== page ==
The New England Hockey Journal's Kirk Luedeke contributes an in-depth feature to the Boston Bruins Prospect report every edition.
The holiday season is in the rearview mirror, but Bruins prospects are still making an impact all over the world, whether in Providence of the American Hockey League, at the World Junior Championship in Ufa, Russia, or other amateur circuits like the Ontario Hockey League and NCAA.
With the World Junior tournament winding down, four Boston prospects will compete for bronze. Alexander Khokhlachev and his Russian squad survived a scare against Switzerland, coming back to win in a shootout after being down late in the game, but fell to defending champion Sweden in the semifinals. Malcolm Subban, Dougie Hamilton and Anthony Camara all contributed to Canada winning its pool in round robin play and earning an initial bye, but Team USA mounted an upset over the Canadians, who will have to wait until 2014 to attempt to win its first WJC gold since 2009.
Matt Grzelcyk was the final cut for Team USA at the 2013 World Junior Championship and has returned to Boston University, where he will have to put that disappointment behind him and apply his speed, sense and character going forward. The freshman defender also has a birthday this week (turning 19) and will get another shot at the 2014 WJC. Given his experience on the U.S. National Team, Grzelcyk will continue his NCAA development and be in better position to make the roster next year.
Providence Bruins defenseman Zach Trotman has emerged as a diamond-in-the-rough based on strong performances in the months of November and December. With his 6-foot-4 frame and fluid mobility, the former Lake Superior State standout and last pick of the 2010 NHL Entry Draft (210th overall) is leading the team in scoring from the blue line with 12 points. An effective point presence on the power play with a big shot that his teammates are able to get sticks on for deflections, Trotman’s confidence seems to be growing by leaps and bounds after starting the year rotating in and out of the AHL lineup.
Max Sauve returned to the Providence lineup after a five-game absence due to an upper-body injury. The scoring numbers are down this year for the second-round pick in 2008, but Sauve brings a rare combination of size at 6-foot-2, speed and offensive flair. The skilled forward has battled injuries each season going back to his final major junior stint in 2009-10.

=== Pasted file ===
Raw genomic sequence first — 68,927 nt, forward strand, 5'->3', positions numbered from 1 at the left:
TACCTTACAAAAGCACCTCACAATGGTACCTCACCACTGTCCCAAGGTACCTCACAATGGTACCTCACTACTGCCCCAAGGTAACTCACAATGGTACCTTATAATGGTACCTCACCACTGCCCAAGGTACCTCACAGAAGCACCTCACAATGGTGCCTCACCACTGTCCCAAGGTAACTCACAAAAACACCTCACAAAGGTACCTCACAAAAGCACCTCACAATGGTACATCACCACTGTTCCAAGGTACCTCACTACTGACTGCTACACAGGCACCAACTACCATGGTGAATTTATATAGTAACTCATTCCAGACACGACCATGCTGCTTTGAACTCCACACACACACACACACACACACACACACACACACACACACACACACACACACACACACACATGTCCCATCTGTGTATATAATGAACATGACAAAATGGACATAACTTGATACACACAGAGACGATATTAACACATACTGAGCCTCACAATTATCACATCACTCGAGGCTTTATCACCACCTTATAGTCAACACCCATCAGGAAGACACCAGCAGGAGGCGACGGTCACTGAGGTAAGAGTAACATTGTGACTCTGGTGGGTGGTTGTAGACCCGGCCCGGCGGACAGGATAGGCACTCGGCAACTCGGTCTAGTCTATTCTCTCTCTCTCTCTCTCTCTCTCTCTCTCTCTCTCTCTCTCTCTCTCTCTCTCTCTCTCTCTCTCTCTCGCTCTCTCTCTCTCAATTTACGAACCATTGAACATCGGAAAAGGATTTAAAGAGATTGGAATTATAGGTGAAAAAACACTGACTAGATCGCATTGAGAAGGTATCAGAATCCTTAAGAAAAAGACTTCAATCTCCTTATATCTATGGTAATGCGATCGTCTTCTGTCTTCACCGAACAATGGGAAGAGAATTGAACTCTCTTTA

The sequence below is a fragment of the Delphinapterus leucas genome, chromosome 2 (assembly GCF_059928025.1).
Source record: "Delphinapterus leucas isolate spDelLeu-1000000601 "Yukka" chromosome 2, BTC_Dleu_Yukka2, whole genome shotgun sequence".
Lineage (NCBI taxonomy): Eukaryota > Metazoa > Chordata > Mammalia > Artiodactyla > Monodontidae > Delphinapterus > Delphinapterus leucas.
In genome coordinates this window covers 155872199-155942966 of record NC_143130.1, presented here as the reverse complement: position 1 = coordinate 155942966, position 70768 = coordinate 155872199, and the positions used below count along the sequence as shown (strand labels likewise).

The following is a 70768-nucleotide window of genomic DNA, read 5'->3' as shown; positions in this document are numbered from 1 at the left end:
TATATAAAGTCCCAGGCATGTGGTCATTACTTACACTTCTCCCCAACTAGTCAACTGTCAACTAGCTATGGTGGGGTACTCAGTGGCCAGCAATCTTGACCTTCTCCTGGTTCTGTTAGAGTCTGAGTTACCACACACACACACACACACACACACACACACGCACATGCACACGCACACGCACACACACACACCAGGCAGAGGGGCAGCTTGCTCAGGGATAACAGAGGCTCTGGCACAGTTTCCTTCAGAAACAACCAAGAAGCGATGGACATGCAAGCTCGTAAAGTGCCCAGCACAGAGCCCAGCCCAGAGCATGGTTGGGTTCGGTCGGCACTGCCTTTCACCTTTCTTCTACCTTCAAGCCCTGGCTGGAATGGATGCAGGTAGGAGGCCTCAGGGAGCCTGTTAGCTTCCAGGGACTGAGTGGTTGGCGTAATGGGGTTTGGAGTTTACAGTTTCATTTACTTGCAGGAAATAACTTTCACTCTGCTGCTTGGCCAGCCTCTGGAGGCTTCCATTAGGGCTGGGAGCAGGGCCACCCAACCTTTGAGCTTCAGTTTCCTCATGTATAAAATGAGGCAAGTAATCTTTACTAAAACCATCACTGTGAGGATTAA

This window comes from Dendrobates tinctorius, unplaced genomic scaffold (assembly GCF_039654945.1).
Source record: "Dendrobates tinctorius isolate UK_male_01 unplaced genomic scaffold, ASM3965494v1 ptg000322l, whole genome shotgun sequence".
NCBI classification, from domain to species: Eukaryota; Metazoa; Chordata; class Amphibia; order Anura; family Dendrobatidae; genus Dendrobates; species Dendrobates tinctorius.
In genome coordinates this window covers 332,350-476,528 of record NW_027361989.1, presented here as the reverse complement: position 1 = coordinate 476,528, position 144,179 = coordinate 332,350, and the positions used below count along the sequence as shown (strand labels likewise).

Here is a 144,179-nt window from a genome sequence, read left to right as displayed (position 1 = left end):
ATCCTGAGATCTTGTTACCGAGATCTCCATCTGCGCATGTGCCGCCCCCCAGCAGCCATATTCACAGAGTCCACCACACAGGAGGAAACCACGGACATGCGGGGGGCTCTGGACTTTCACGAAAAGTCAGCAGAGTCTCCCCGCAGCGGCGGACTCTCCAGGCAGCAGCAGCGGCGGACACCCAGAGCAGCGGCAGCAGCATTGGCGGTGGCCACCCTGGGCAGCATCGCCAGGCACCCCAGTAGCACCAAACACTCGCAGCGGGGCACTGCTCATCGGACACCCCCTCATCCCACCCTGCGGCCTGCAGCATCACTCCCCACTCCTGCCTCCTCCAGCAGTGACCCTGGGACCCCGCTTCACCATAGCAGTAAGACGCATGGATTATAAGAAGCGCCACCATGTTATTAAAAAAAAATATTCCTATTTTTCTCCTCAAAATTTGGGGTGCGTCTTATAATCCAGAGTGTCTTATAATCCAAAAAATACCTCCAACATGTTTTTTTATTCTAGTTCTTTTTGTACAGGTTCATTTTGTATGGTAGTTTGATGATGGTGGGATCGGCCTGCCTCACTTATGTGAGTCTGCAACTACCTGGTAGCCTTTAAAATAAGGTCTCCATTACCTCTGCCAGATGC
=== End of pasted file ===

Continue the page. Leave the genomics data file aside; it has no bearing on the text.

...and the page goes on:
One of Providence’s unsung heroes is Lane MacDermid, who continues in his role as a rugged, checking forward in the Boston system. The son of former NHL player Paul MacDermid has shown significant improvement in his overall skills since he began his first professional season in 2009, and his work ethic has always been a hallmark. His persistence was rewarded with a five-game stint in the NHL last year, and MacDermid will again be on the short list for recall to Boston given his versatility and toughness.
In the OHL, London Knights winger Seth Griffith has vaulted to the top of that league’s scoring race to continue his impressive run. The offensive skills have never been in doubt, but Griffith is proving himself in other facets of the game this season. A more dedicated all-zone player than in previous years in the OHL, the fifth-round pick who turns 20 on Jan. 4 will be eligible for full-time duty in the AHL next season.
Bear Cub snapshot: Justin Florek, LW Providence Bruins (AHL)
In his first full season after completing a four-year career at Northern Michigan University, the 135th overall selection (fifth round) in 2010 by the Bruins is contributing more to Providence’s scoring fortunes of late.
Talent analysis: At 6-foot-4, 195 pounds, Florek has a tall but still relatively lean frame with room to fill out a little more. Although not an overly physical player and big hitter, he’s a dedicated worker on and off the ice, who finished his NCAA career as team captain.
The product of the U.S. National Team Development Program is an average skater who possesses a long, fluid stride but is still improving his initial burst and first-step quickness, along with east-west lateral agility. When he gets up to speed, Florek is tough to contain, especially when he uses his size to crash the net and take away goaltender sight lines. His shot is hard, heavy and accurate; Florek has the ability to score from below the faceoff circles because of his quick release and the power he gets on his drive.
An all-around forward who may not bring a significant measure of scoring upside to the table, Florek does well in puck protection and is able to cycle effectively down low. He works the walls well and is willing to fight for position in front of the net. As he continues to develop and add strength, his ability to play an efficient two-way game will benefit his team.
As a mid-round draft selection at age 20 (and in his final window of draft eligibility), Florek has worked diligently to make himself an NHL option despite some early setbacks. Because you can’t teach his size, he could get a look or three sooner rather than later because he’s versatile enough to play effectively even in a limited role.
Similar to what former Bruin Byron Bitz did during the 2008-09 hockey season, Florek could earn an opportunity to contribute to Boston’s fortunes at some point. He has the intelligence, consistency and character to play on the lower lines while providing occasional offense.
Kirk Luedeke covers the Boston Bruins and NHL prospects for the New England Hockey Journal and is a contributing editor and hockey scout for the Red Line Report. You can follow him on Twitter at: @kluedeke29
|Back to top ↑|